Ridogrel, a dual thromboxane synthase inhibitor and receptor antagonist: anti-inflammatory profile in inflammatory bowel disease


Rampton Dr Department of Gastroenterology, The Royal London Hospital, Whitechapel Road, London, E1 1BB, UK.



Thromboxanes, prostaglandins, reactive oxygen metabolites and pro-inflammatory cytokines are produced in excess in inflammatory bowel disease. Preliminary reports suggest that ridogrel, a thromboxane synthesis inhibitor and receptor blocker, may have therapeutic benefits in ulcerative colitis.


To investigate the anti-inflammatory profile of ridogrel.


The effects of ridogrel on the production of eicosanoids, reactive oxygen metabolites and cytokines by cultured inflamed colorectal mucosal biopsies were made using ELISA and chemiluminescence, reactive oxygen metabolite generation in a cell-free system, and platelet activation using flow cytometry. The effects of oral ridogrel on mucosal release of eicosanoids in two patients with active ulcerative colitis were assessed using rectal dialysis.


Ridogrel significantly reduced the release of thromboxane B2, but not prostaglandin E2 or tumour necrosis factor-α, from biopsies (P < 0.01 for 10 μM ridogrel). Ridogrel showed no direct antioxidant activity but significantly reduced reactive oxygen metabolite production from cultured biopsies (P < 0.01 for 10 μM ridogrel). Platelet activation in vitro was inhibited by ridogrel (P ≤ 0.05 for ≥ 10 μM ridogrel). Mean rectal mucosal thromboxane B2 release was reduced to 86% of pre-treatment levels in two patients treated with oral ridogrel.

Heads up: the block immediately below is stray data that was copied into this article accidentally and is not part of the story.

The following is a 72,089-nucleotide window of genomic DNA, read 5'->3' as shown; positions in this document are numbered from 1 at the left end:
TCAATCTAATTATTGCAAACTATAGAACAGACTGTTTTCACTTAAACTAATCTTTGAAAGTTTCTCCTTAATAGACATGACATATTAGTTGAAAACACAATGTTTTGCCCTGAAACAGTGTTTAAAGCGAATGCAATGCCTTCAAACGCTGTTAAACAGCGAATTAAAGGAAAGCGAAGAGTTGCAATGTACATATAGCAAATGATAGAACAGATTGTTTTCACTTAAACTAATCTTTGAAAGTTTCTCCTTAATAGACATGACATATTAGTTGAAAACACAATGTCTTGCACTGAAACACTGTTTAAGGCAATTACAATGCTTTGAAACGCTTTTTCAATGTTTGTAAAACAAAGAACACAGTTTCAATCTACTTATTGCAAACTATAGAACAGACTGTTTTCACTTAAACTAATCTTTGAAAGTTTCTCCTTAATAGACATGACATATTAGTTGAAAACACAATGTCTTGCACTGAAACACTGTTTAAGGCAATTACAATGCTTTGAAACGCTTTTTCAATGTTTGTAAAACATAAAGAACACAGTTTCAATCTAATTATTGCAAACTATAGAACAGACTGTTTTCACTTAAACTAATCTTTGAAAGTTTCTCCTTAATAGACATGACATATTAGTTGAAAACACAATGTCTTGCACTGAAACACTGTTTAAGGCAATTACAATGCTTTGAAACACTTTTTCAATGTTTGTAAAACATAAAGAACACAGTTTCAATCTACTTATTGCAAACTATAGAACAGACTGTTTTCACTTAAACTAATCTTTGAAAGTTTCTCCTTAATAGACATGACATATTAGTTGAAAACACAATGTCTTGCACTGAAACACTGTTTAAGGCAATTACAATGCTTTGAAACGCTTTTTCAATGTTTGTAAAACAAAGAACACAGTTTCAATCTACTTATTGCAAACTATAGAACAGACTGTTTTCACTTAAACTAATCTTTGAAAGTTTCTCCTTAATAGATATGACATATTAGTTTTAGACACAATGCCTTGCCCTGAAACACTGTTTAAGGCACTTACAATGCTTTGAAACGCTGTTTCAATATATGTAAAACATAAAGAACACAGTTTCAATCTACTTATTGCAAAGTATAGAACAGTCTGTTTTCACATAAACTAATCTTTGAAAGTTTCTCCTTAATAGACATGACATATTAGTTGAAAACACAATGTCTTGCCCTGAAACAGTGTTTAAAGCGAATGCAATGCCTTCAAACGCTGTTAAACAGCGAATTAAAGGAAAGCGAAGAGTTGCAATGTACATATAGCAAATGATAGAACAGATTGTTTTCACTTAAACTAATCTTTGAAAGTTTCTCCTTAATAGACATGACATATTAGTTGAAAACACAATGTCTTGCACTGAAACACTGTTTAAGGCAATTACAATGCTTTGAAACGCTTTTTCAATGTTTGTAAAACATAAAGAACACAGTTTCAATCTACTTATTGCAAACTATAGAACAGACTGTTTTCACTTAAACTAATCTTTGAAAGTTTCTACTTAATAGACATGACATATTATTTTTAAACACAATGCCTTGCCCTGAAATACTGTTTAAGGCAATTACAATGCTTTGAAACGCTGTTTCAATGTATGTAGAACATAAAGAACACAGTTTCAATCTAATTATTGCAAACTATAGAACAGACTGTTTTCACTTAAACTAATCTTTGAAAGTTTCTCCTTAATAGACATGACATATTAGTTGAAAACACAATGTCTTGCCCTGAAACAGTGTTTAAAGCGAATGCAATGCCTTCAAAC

Its inhibition of mucosal production of thromboxane B2, reactive oxygen metabolites, and of platelet activation, suggests that ridogrel could have a therapeutic role in inflammatory bowel disease.